Wow. What a day. A high school chum of mine (a devoted Chrysler-lover) trailered his absolutely stunning 1958 Chrysler 300 D convertible all the way down here from St Louis, Misery for the Chrysler 300 Club's annual gathering which is being held in Fredericksburg, Texas.

That's "quite a haul", as folks from up north would say.

He also owns a 1960 Chrysler 300 F that was formerly mine and he had sat on this car for YEARS doing nothing with it until he finally retired and began the restoration process. I fully admit, as a teen, I too often treated my Dad's place as The Home For Wayward Automobiles and eventually, he put his foot down and even though the 300 F was mine, he forbade me from bringing that monster home. Dad was a sensible fellow but the fact is, he had no idea how big a mistake he was making, considering the ridiculous value those early 300s now have. So, I was forced to sell it. There's a lesson in this story and if you are an otherwise sensible and caring father who thinks that saying NO to your kid is always the correct answer, well...

...think again.

Because my buddy and his wife had come all this way, I thought I'd better show him some Texas hospitality so I got presentable, gathered up Sir Billiam, grabbed the keys to the Doctor Car and headed up for a lunch date at the Gillespie County Airport which has a very satisfying lunch menu in it's cafe...and airplanes...which are the natural progression for people who love automobiles. What could be better?

But first, we would get an up-close-and-personal view of the big 300 D. It was an older restoration which had been completed in Sweden, of all places. This car had really been around! But, it had not been my buddy's restoration. I got under the hood and drank it all in. He complained that the brakes weren't really behaving as expected which is a serious problem in a car that weighs about two tons. So, with him in the driver's seat and pushing on the brake pedal, I observed the wonky bellows of the brake booster. It was undeniably lazy and only somewhat impoved when the RPMs were up....and the engine ran rough. Not bad, but it just fretted and raised a little hell throughout what was supposed to be a smooth turnpike cruiser for bankers and their wives (or secretaries). I raised an eyebrow. Something wasn't right.

He wrote the engine's misbehavior off as it having some sort of performance cam which seemed rather incongruous considering the previous owner's great care to keep everything bone stock. But everyone was hungry and it wasn't going to get fixed while we were staring at it Once in the car, Bill gave me some rather questionable directions to the airport (which I followed) and that took us the wrong way but, by a stroke of my unusually lucky luck, the route took us past a small herd of 50s and 60s Chryslers, DeSotos and Imperials.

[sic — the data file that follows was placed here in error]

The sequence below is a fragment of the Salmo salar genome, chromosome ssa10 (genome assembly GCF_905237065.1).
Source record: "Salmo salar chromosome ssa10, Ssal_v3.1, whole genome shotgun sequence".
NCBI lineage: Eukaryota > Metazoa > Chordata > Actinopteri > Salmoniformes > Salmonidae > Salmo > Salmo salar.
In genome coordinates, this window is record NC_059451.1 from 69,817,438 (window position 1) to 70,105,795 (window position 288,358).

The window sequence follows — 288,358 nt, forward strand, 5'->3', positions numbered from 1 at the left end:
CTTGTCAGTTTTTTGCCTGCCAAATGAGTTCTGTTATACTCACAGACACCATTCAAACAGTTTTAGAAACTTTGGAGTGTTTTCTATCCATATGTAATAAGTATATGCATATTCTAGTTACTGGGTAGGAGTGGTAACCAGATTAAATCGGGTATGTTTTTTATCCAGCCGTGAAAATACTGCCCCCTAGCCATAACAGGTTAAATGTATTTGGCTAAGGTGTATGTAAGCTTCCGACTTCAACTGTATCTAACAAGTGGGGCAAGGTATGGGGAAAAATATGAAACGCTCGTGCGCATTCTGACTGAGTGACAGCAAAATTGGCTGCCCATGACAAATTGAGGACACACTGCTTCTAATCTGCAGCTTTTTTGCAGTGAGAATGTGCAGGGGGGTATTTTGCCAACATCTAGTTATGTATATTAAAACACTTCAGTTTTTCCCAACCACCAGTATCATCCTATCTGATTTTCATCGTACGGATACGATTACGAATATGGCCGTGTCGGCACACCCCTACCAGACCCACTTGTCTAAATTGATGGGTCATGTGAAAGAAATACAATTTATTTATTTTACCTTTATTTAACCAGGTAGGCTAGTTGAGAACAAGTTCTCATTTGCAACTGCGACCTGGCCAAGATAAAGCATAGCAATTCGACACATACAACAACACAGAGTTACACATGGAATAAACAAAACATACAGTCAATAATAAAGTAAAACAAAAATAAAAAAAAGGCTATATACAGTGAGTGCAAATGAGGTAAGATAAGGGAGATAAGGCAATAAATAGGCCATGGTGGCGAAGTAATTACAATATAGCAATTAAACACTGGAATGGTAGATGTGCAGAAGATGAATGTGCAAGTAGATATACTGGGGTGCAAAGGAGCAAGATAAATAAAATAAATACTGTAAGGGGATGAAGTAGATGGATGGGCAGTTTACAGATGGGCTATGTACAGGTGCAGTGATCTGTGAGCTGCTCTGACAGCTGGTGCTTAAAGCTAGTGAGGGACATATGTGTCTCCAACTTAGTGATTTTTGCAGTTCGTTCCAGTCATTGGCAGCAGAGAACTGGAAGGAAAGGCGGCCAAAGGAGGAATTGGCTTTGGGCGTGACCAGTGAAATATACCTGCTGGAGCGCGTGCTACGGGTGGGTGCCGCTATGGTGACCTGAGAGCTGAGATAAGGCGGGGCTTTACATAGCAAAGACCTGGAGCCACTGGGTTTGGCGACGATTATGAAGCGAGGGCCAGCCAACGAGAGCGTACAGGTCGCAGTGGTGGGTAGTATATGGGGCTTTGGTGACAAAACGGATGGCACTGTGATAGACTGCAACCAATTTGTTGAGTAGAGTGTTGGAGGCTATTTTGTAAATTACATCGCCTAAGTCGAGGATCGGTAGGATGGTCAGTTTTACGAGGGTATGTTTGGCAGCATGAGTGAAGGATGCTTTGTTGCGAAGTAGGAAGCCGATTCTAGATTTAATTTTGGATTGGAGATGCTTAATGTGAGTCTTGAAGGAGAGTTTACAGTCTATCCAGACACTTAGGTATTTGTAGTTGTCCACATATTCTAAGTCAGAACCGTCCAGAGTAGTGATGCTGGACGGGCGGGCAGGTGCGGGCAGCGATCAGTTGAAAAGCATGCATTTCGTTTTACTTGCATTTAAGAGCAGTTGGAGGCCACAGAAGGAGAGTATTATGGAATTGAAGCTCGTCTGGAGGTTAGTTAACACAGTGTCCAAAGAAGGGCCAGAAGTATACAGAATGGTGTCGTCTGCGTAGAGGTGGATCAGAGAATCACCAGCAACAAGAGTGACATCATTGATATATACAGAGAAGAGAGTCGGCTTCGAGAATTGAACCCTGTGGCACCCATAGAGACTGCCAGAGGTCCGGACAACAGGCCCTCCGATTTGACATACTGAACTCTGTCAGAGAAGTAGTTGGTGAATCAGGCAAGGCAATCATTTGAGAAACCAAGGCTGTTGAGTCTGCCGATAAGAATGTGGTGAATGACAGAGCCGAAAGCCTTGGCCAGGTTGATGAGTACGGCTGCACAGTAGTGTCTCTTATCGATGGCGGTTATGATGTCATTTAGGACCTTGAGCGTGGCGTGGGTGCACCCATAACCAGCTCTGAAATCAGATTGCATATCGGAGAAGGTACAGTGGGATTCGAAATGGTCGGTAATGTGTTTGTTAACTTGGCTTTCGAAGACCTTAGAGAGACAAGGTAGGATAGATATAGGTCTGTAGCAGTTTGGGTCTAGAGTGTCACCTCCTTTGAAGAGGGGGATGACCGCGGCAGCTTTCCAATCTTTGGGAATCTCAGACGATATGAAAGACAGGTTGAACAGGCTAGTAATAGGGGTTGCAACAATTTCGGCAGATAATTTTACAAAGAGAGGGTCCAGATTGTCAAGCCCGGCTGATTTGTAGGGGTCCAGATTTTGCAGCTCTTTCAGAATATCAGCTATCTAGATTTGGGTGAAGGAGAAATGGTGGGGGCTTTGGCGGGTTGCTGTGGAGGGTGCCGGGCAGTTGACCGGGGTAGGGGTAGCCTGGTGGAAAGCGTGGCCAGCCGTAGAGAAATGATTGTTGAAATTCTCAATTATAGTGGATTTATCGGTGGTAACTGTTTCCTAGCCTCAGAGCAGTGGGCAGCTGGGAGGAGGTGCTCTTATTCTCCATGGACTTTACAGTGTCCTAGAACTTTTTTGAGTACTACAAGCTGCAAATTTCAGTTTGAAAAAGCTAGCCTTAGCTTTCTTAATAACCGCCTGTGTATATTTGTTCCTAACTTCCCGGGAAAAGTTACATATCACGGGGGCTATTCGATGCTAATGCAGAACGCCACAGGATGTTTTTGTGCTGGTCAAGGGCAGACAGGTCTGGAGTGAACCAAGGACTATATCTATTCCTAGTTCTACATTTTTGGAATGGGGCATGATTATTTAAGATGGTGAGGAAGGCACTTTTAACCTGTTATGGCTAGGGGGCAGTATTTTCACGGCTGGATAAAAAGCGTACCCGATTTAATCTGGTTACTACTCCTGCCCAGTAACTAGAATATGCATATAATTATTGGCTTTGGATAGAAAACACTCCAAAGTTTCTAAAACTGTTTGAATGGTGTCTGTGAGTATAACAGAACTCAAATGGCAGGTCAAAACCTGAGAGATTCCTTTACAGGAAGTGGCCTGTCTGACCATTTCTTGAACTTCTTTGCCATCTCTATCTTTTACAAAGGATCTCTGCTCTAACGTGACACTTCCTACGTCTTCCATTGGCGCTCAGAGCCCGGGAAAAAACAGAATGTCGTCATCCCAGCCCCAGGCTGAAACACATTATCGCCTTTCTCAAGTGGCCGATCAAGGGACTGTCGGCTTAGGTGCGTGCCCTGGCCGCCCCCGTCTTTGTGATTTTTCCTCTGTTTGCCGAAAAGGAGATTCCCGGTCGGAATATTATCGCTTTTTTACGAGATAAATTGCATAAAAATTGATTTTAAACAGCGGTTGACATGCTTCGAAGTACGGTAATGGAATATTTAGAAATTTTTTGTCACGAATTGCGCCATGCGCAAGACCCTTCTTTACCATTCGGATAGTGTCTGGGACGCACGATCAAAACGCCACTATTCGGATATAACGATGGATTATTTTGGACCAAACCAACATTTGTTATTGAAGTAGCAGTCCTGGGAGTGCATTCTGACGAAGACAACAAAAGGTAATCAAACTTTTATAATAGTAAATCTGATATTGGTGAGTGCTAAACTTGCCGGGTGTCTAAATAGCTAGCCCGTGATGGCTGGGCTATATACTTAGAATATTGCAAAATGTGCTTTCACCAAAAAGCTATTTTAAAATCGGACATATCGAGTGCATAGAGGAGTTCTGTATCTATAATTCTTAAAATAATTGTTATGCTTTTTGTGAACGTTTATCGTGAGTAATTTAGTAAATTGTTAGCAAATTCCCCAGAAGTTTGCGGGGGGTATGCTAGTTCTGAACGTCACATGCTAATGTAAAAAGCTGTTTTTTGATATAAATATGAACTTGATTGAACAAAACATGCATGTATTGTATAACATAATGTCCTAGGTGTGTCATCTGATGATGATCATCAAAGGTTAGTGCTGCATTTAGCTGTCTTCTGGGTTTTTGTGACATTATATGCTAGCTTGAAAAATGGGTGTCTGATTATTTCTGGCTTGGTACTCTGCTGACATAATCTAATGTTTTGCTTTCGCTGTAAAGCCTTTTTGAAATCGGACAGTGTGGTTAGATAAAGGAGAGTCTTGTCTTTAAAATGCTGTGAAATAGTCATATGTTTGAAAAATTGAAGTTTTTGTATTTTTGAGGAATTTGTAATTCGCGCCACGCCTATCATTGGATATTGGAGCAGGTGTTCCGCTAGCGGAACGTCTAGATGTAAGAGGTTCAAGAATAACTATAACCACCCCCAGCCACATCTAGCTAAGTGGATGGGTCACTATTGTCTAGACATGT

Everyone missed them but me.

I pulled an unexpected bootleg turn which earned me protests from everyone else in the car and I replied in a very cop-like tone that I had "spotted something". Ol' Bill has heard that tone in my voice many times. He has seen my antenna wiggling. He has seen my pupils dilate and my jowls tense. When that happens, he knows it's best to get ready for some action. So we were suddenly back to being two cops in pursuit again and his head was on a swivel trying to figure out what had caught my attention.

There, behind a building, was a row of really old, really cool Detroit steel. Dilapidated all, but the style lines were unmistakable and beyond them in the next lot over was an even bigger herd of even MORE 50s and 60s Chryslers, DeSotos and Imperials. The chrome! The badges! The fins! The 'Forward Look'! I turned the car around again so as to get over to them, which took us behind a now defunct car dealership. No gates. No fences, but at the entryway to that particular lot, there was a cable on the ground, strung between two poles. That was good enough for me. I was going no further and said as much but no matter! My buddy was already bailing out to have a closer look on foot...with us or without us.

We sat in the air conditioning and watched him. He was grinning like a dog trying to poop out a peach pit. Welcome to Texas, where all your dreams may come true! By my count, there was no less than 25 cars present (not including the first five). Three of them were bonifide 300 badged cars and all but one of these many cars seemed amazingly complete. I had stumbled us into someone's cache of treasures. And I can almost assure you that they belonged to the organizer of this year's gathering of 300 owners. Who else could it be?